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The Business Plan

As you probably know, most efforts to start a business end in failure. Fortunately, there are things you can do to guard against wasting time and money and improve your odds.

Michele Chiappetta
September 28, 2018

Have you ever considered being your own boss? If so, you’re not alone. The Global Entrepreneurship Monitor estimates around 28 million Americans own their own business. If you’re willing to take the plunge, you can be among the 14 percent of Americans who work for themselves.

Tulsa, it turns out, is an amazing place to be if you’re ready to be your own boss — giving us yet another reason to love the 918. There are approximately 450 new entrepreneurs each month for every 100,000 adults in Oklahoma — which puts our beloved Sooner state second in terms of startup activity among states with smaller populations (only Nevada ranks higher).

And just last year, CNBC gave Tulsa the nod as the No. 4 best city to start a business. Pretty cool, especially if you’ve been bitten by the entrepreneurial bug.

Taking a bold business step
When you think about how many cities the U.S. contains, Tulsa’s making the top five list for startups is impressive. But when you think about why our fair city is such a great place to launch a startup, it’s not hard to see the reasons. The low cost of living here compared to other cities, and the supportive environment that exists in Green Country for small businesses, makes the bold move of launching a business easy to embrace.

And believe me, it does take boldness. I should know. Just over a year ago, I finally made a leap I’d been contemplating on and off, and talking myself into and out of, since 2010. Yes, I launched my own freelance writing and editing business full-time, after years of doing it as a side gig.

Let me tell you, starting a business is a lot like getting married or having children. You can ready yourself to some degree for the challenges, but nothing will ever fully prepare you to handle it. A lot of it, you just have to jump into, start paddling, and hope you swim instead of sink.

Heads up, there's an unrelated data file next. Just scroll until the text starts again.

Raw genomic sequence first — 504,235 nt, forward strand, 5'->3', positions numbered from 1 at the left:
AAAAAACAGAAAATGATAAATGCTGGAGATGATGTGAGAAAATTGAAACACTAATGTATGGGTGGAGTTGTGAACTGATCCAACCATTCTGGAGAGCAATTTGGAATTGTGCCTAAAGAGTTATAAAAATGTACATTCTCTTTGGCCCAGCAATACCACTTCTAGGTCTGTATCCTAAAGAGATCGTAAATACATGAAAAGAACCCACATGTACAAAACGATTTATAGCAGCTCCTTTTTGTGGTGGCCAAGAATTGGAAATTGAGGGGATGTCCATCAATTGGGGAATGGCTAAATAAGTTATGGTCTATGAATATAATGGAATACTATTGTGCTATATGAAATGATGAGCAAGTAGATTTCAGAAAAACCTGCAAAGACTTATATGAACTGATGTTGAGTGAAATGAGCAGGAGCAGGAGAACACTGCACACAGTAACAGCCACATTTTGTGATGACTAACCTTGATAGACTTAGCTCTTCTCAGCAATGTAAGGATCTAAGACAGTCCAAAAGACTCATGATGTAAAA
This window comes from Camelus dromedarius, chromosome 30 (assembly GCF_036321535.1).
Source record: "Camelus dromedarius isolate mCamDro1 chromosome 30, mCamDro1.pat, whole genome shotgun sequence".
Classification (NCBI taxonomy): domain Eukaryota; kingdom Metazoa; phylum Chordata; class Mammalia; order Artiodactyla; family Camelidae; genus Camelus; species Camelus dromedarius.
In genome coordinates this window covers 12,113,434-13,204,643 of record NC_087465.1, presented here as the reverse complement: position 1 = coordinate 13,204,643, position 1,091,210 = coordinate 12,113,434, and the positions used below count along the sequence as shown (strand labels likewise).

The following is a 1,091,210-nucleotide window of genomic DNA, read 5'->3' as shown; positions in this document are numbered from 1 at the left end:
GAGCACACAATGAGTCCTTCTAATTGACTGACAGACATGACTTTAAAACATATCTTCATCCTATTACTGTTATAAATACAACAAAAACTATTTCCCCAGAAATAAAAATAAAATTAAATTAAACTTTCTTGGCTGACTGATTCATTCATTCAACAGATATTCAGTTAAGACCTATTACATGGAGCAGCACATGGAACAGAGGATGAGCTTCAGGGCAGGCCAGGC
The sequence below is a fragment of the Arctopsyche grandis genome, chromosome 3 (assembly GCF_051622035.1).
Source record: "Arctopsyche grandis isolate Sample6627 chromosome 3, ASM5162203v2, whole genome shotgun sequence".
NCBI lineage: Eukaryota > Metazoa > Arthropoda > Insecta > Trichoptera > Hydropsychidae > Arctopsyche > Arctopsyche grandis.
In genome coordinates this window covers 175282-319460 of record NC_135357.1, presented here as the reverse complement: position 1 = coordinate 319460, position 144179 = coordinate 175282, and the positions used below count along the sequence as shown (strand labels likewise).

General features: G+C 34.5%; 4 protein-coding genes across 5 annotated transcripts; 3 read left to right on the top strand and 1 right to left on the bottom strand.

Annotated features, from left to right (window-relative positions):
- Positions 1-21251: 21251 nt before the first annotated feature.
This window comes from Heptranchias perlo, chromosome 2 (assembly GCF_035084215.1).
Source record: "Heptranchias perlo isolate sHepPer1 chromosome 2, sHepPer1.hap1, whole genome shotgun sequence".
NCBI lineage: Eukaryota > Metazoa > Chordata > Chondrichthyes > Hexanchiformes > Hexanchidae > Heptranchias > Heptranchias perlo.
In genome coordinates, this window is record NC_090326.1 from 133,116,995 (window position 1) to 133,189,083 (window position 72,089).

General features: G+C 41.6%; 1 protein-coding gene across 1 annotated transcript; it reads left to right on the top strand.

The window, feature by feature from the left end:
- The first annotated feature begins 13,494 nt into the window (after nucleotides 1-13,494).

Still, you don’t have to go in blind. You can get support and keep learning every day. There are a lot of ways you can equip yourself and your business to succeed. With guidance along the way, planning ahead and making smart decisions, you have a good shot at making it past the five-year mark. Over 50 percent of all startups fold before then, so if you last that long, you’ve done well and have an even better chance at making it long-term.

Taking a deep breath … and diving in
The thing is, there are so many questions that can overwhelm a person and make it hard to take the leap into working for yourself. How will I fund my business? Where will I set up shop? When should I hire employees? How will I get health care? Will I be able to handle the self-employment taxes? Can I be sure I’ll succeed — and what will I do if I don’t?

These are all real, legitimate, important questions to tackle. And there’s certainly nothing wrong with deciding that you’d rather work for someone else. I know several people who have solid, sensible reasons for keeping their day jobs. I’ll never argue with that. It’s important to evaluate where you are in life and make the best decision for yourself. Sometimes that means working for someone else. Sometimes it means leaping into a future where you are your own boss. I’ve been both places.

But for those who, like me, have considered taking the plunge into starting a business, then at some point you have to look into the mirror and ask yourself: “If I never try this, will I regret it?” If the answer is yes, then it’s time to plot an exit strategy from your job and an entry path into that dream business you’ve always wanted to own.

And here’s the best news — you don’t have to do it all yourself. On the journey to small business success, there’s actually a lot of help available, if you’ll just reach out and take it.

Finding the help needed to succeed
In the end, finding help and offering help is what this column is all about. Even though I’ve been in business about a year, I still have so much to learn. Like a lot of people, I procrastinate. I have challenges staying focused. I worry. I am not what you’d call a natural at networking, or at social media, for that matter.

So, for the next year, I’m going to be stretching myself and discovering all that Tulsa has to offer for entrepreneurs. I’ll be digging into how to network smartly, what funding is out there for new businesses, tips for managing taxes, co-working spaces and how they rate, finding health insurance, and a ton more questions that a new business owner has to tackle. And I’ll be sharing it all with you, so you can be better prepared if you want to run your own business.

Let the girl boss journey begin.

I’d love to hear your suggestions for what I should investigate over the next several months in terms of entrepreneurship in Tulsa. Feel free to message your ideas to Preview 918 on Facebook (which I can see anytime), or email me, or share ideas on Twitter or Instagram with the hashtags #lovethe918 or #tulsasmallbusiness.